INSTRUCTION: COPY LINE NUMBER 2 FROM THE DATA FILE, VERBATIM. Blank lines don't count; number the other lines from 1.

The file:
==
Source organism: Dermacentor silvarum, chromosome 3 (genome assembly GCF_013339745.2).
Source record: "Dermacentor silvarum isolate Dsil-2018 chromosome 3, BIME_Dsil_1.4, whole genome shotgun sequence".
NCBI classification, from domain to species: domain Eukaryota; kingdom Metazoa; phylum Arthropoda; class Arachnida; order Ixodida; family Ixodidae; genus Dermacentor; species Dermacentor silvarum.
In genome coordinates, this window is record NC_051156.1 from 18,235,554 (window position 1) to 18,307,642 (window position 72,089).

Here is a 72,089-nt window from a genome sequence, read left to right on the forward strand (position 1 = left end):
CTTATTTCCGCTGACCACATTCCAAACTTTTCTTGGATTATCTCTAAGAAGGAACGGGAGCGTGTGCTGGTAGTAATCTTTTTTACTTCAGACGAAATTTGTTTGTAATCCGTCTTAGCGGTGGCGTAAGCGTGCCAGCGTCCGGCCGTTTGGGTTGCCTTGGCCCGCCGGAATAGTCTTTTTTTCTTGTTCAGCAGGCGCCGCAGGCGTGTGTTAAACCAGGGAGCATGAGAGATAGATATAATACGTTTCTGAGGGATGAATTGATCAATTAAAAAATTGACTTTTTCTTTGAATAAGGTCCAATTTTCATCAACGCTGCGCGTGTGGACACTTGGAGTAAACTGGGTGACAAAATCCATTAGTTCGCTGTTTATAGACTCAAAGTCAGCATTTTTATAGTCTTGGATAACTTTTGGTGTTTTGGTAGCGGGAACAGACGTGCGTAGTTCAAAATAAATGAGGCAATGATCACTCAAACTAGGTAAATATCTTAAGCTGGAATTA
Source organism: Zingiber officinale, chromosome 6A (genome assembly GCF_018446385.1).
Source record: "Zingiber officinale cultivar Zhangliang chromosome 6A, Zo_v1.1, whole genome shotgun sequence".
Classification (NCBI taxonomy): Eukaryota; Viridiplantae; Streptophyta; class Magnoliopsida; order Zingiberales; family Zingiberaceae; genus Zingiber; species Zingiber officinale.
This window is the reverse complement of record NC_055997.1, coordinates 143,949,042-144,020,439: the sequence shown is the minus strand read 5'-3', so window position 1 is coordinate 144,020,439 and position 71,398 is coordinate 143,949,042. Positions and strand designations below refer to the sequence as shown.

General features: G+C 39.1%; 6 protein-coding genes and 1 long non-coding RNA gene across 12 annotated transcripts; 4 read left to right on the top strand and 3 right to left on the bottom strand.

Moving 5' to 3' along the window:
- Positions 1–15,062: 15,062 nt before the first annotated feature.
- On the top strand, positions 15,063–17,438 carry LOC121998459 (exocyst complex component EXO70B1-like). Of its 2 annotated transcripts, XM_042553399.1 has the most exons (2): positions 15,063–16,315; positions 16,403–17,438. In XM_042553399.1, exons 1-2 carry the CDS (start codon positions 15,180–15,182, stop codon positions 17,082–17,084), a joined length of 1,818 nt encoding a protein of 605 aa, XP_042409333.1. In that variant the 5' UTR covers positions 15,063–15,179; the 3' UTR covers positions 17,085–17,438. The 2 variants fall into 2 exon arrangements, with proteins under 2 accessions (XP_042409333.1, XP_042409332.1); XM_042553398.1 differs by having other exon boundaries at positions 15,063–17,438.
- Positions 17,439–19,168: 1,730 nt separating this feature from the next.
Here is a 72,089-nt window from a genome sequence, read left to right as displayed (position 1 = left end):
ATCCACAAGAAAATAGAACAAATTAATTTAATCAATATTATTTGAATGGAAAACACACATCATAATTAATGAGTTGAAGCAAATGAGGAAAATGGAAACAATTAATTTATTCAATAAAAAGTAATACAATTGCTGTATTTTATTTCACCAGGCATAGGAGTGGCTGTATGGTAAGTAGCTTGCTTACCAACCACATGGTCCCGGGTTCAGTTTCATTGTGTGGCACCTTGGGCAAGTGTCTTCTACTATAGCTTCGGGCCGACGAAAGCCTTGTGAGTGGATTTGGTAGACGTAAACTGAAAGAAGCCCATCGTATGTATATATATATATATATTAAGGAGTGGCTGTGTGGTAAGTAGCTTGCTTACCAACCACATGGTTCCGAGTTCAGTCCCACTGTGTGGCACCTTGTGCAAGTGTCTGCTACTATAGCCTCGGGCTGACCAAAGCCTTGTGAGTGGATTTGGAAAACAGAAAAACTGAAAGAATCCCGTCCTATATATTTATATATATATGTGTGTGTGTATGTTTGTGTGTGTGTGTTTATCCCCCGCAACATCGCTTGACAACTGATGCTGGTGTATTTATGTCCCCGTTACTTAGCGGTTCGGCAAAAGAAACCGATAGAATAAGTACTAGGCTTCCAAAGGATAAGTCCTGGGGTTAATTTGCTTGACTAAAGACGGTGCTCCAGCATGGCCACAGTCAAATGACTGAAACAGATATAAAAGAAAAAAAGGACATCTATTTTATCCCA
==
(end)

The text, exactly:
Source record: "Dermacentor silvarum isolate Dsil-2018 chromosome 3, BIME_Dsil_1.4, whole genome shotgun sequence".